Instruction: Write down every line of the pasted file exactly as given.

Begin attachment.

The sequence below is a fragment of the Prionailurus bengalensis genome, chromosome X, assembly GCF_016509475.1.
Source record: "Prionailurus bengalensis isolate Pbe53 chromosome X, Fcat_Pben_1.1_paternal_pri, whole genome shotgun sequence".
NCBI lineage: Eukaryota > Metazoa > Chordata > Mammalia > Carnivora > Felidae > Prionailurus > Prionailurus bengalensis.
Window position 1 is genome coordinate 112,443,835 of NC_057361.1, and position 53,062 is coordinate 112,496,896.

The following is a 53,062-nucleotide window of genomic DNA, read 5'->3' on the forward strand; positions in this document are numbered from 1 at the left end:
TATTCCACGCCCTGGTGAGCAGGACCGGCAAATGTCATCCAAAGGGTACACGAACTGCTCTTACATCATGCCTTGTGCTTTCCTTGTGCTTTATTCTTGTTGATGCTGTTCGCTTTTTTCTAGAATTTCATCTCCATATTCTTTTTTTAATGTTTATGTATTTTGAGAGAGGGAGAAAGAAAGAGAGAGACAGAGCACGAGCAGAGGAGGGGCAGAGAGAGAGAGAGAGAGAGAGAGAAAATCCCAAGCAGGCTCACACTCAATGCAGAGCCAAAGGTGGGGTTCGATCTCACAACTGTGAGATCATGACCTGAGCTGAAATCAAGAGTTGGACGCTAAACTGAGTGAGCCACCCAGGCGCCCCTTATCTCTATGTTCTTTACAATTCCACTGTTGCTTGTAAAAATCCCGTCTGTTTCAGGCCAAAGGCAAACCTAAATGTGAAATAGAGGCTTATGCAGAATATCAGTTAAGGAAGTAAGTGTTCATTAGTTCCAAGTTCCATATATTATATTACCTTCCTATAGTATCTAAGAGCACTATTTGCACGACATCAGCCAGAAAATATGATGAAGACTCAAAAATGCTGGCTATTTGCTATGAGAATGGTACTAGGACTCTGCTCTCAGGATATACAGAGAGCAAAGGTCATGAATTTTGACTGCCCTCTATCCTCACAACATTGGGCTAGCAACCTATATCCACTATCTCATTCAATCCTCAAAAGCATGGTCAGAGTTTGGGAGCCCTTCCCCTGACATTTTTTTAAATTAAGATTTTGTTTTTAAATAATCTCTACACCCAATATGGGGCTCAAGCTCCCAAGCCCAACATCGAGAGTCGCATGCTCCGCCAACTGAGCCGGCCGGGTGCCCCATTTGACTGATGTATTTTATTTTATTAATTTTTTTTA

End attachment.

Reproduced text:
The sequence below is a fragment of the Prionailurus bengalensis genome, chromosome X, assembly GCF_016509475.1.
Source record: "Prionailurus bengalensis isolate Pbe53 chromosome X, Fcat_Pben_1.1_paternal_pri, whole genome shotgun sequence".
NCBI lineage: Eukaryota > Metazoa > Chordata > Mammalia > Carnivora > Felidae > Prionailurus > Prionailurus bengalensis.
Window position 1 is genome coordinate 112,443,835 of NC_057361.1, and position 53,062 is coordinate 112,496,896.

The following is a 53,062-nucleotide window of genomic DNA, read 5'->3' on the forward strand; positions in this document are numbered from 1 at the left end:
TATTCCACGCCCTGGTGAGCAGGACCGGCAAATGTCATCCAAAGGGTACACGAACTGCTCTTACATCATGCCTTGTGCTTTCCTTGTGCTTTATTCTTGTTGATGCTGTTCGCTTTTTTCTAGAATTTCATCTCCATATTCTTTTTTTAATGTTTATGTATTTTGAGAGAGGGAGAAAGAAAGAGAGAGACAGAGCACGAGCAGAGGAGGGGCAGAGAGAGAGAGAGAGAGAGAGAGAAAATCCCAAGCAGGCTCACACTCAATGCAGAGCCAAAGGTGGGGTTCGATCTCACAACTGTGAGATCATGACCTGAGCTGAAATCAAGAGTTGGACGCTAAACTGAGTGAGCCACCCAGGCGCCCCTTATCTCTATGTTCTTTACAATTCCACTGTTGCTTGTAAAAATCCCGTCTGTTTCAGGCCAAAGGCAAACCTAAATGTGAAATAGAGGCTTATGCAGAATATCAGTTAAGGAAGTAAGTGTTCATTAGTTCCAAGTTCCATATATTATATTACCTTCCTATAGTATCTAAGAGCACTATTTGCACGACATCAGCCAGAAAATATGATGAAGACTCAAAAATGCTGGCTATTTGCTATGAGAATGGTACTAGGACTCTGCTCTCAGGATATACAGAGAGCAAAGGTCATGAATTTTGACTGCCCTCTATCCTCACAACATTGGGCTAGCAACCTATATCCACTATCTCATTCAATCCTCAAAAGCATGGTCAGAGTTTGGGAGCCCTTCCCCTGACATTTTTTTAAATTAAGATTTTGTTTTTAAATAATCTCTACACCCAATATGGGGCTCAAGCTCCCAAGCCCAACATCGAGAGTCGCATGCTCCGCCAACTGAGCCGGCCGGGTGCCCCATTTGACTGATGTATTTTATTTTATTAATTTTTTTTA